Christine Koh, @BostonMamas
Founder and editor, BostonMamas.com; Co-author, Minimalist Parenting
Disney glamour, to its logical extreme
Some girls don't mind
Comments on GirlsLife.com
A different problem with the image?
What Disney could learn
My hope is that after this collaborative and massive online outcry against Sexy Merida, Disney begins to understand the value in diverse female characters whose focus is not a narrow version of beauty and femininity. Merida's story was a great adventure, a tribute to a girl's wild heart. Her makeover stripped her of her story and turned her into an ornament. Some people were not able to see the difference between Original Merida and Sexy Merida. I believe it is a case of eyes wide shut, because we are so used to seeing women depicted in media with an identical version of “beauty” that many simply fail to see it. Once you see it, you see it everywhere.
Melissa Atkins Wardy, @PigtailPals
Owner, Pigtail Pals & Ballcap Buddies; author, "Redefining Girly"
Have you seen the Padme Amidala Lego?
Pick a toy giant, ANY giant. Mattel. Lego. Hasbro. Disney. They're all doing the churn and burn of "freshening" play products by actually DEVOLVING into appearance-based, empty-headed renditions of their once healthier "classic" toy selves. Candyland's been sexed up....American Girl's been dumbed down...and Lego lobbed a double-whammy of "you'vegottabekiddinme," managing to turn a benign geometric chunk of plastic into a freakin' body image "sexy warrior" statement sporting ripped abs, drawn-on breasts, weaponry, wounds and wardrobe back slits.
Amy Jussel, @ShapingYouth
Founder and Executive Director, Shaping Youth
What if Disney's male characters got the Princess treatment?
Hercules, from "Hercules" fauxfawaz.blogspot.com
The Daily Show's "The Princess and the P.R. Disaster"
Jon Stewart chided Disney for negating a long-standing agreement with America's parents.
What's the true cost of cheap clothes? The collapse of a Bangladesh factory last month, which killed more than 1,100 workers, shone a spotlight on the often-brutal working conditions in a nation that has become world's second-largest clothing exporter. It also spurred action: On Monday, H&M, Zara, and a group of other clothing companies -- including the parent company of Calvin Klein and Tommy Hilfiger -- signed onto a legally-binding plan that would require tough inspections, mandatory repairs, and worker input into factory conditions. Other companies, such as Wal-Mart and the Gap, say they're taking their own steps, but they're facing tough pressure to join the pact.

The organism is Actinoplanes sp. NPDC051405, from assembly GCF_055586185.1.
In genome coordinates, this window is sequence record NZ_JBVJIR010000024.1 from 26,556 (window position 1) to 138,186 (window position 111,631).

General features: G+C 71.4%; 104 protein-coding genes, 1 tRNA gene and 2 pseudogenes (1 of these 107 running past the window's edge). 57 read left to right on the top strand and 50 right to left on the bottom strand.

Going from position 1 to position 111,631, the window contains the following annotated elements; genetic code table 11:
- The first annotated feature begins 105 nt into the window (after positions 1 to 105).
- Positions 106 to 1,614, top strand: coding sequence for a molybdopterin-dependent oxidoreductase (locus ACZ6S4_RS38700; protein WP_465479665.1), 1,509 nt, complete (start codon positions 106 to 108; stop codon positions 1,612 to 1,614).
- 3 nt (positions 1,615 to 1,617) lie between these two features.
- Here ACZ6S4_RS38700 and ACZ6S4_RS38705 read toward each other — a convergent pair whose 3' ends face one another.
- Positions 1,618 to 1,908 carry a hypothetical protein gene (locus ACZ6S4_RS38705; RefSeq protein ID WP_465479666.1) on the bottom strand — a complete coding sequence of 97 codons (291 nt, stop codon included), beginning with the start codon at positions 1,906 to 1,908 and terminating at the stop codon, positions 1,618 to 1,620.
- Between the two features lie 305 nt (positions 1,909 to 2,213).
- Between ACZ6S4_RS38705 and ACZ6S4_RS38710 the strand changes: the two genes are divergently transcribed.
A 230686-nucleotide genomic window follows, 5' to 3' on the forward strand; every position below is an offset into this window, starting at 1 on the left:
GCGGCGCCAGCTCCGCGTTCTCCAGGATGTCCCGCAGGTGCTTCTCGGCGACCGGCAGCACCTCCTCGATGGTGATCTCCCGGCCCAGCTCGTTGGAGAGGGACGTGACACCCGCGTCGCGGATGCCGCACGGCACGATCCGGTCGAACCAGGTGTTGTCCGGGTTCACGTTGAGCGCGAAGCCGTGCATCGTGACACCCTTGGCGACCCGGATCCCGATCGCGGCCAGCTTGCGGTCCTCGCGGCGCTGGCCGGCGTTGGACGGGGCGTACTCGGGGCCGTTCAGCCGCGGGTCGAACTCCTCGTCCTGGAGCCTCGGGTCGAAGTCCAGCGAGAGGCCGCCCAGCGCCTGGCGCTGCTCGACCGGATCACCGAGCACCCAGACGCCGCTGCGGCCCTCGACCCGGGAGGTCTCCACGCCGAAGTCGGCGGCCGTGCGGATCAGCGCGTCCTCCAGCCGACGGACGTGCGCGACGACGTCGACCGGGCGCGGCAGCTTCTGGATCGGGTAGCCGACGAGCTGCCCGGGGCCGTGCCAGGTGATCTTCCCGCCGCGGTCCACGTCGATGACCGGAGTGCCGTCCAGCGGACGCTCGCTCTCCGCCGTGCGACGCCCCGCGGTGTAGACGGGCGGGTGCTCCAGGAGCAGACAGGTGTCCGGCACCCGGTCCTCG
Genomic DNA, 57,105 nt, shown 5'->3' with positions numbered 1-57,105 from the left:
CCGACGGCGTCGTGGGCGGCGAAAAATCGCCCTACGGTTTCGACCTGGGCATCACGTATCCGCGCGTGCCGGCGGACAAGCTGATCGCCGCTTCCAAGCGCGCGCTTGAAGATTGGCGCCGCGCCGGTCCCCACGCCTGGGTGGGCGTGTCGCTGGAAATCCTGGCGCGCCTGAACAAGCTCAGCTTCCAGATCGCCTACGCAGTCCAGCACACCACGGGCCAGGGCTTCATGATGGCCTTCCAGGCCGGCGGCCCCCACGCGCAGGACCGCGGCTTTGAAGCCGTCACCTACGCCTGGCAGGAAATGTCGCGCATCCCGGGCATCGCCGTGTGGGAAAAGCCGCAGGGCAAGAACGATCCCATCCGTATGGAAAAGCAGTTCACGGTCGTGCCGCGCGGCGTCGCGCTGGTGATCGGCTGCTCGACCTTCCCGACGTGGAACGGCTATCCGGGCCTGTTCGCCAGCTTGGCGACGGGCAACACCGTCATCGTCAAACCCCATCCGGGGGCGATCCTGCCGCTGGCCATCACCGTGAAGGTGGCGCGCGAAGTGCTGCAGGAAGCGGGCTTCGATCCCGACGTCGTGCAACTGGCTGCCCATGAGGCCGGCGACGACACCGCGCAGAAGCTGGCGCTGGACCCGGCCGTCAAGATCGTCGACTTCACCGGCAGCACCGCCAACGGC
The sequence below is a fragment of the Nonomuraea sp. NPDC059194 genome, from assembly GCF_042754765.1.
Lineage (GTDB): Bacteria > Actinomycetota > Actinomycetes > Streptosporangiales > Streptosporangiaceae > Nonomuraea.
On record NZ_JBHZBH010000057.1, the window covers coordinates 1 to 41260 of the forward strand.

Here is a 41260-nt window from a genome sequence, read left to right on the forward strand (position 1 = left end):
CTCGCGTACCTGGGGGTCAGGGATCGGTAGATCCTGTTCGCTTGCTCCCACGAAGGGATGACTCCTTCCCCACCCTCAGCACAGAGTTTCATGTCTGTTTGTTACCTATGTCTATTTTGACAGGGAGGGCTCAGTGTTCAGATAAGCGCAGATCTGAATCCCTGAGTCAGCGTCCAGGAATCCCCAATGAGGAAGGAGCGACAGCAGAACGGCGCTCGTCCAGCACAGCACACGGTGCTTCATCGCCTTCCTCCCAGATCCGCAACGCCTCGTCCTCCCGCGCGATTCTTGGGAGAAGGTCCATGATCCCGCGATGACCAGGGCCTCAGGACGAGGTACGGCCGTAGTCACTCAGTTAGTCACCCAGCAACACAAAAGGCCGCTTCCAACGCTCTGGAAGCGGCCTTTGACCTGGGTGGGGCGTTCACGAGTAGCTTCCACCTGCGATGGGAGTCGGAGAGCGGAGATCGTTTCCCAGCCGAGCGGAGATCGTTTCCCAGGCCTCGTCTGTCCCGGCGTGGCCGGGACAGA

Is the agreement good enough to put consumers' minds at ease? Or is there more the public can and should do to demand better conditions in foreign factories? Do you think about the origins of your clothes? Would you be willing to pay more for pants that were made under fair labor practices? Do you seek out stores that sell American-made goods? Here are some thoughts on the reality and morality of cheap fashion. Add yours to the comments or tweet at the hashtag #BostonComment.
Shoppers: Don't back down!
Retailers should put more faith in customers’ — even discount shoppers’ — willingness to pay more for labels that promote fair-labor practices. But consumers will also need to earn that trust. A few ideas: Demand more information about how and where goods are made. Make those origins matter. Shop chains that have committed to improving worker safety, as H&M and Zara did this week, and hold them accountable to those agreements. Avoid retailers that have not. And don’t back down when that next cute handbag catches your eye.
Katie Kingsbury, @katiekings
Boston Globe editorial writer
Change is easier than it looks
There's no need to make radical changes in our lifestyles, or spend significantly more money on our clothes and other consumer goods--that's just smoke being blown by defeatists. We can simply demand fair prices and fair practices--they are not incompatible--but we need to be persistent. Dangerous sweatshops are not a necessary "first step" toward development nor the secret to low prices. Labor costs have very little impact on the final price of a garment, and indeed some very expensive clothing is made under sweatshop conditions. So the trick is to keep an eye out for labels, try to make informed purchases, and aim for affordable quality that lasts.
Ellen Ruppel Shell, Boston University professor
Author, Cheap: The High Cost of Discount Culture
Will shoppers change their ways? Can they?
Do any of us need a $10 shirt? Well, the truth of the matter is that yes, many people in this country need a $10 shirt. Could we buy fewer goods at a higher price? Probably, but the more we buy and the frequency of which we buy translates into jobs. If (insert brand/shop/designer) wants to roll out a splashy marketing campaign about their cruelty-free manufacturing, that’s just fine. But in the end it’s a rather small segment of the population who has the luxury of money or shopping consciousness to respond.
Brenda Tobias, @BrendaTNYC
Former fashion industry analyst
How to sell clothes made in the USA
It's our job to reeducate consumers and try to help them understand that this isn't the shirt in your closet. It may look the same from the outside, but it's not the same. Yeah, you're going pay more upfront, but over time you're not going to have to replace that item. So you may spend 30 percent more when you make that purchase, but you’ll realize that value twice over, because you won’t have to go back to the store and buy it again...You just changed from purchasing new items just 'cause you want something, to purchasing a wardrobe.
Mark Bollman, President and Founder
Ball and Buck, Newbury Street
Priorities, here and abroad?
There's an undeniable link between the factory in Bangladesh and the one in Texas. Both were avoidable if workers' safety was a priority.— Brother Ali (@BrotherAli) May 3, 2013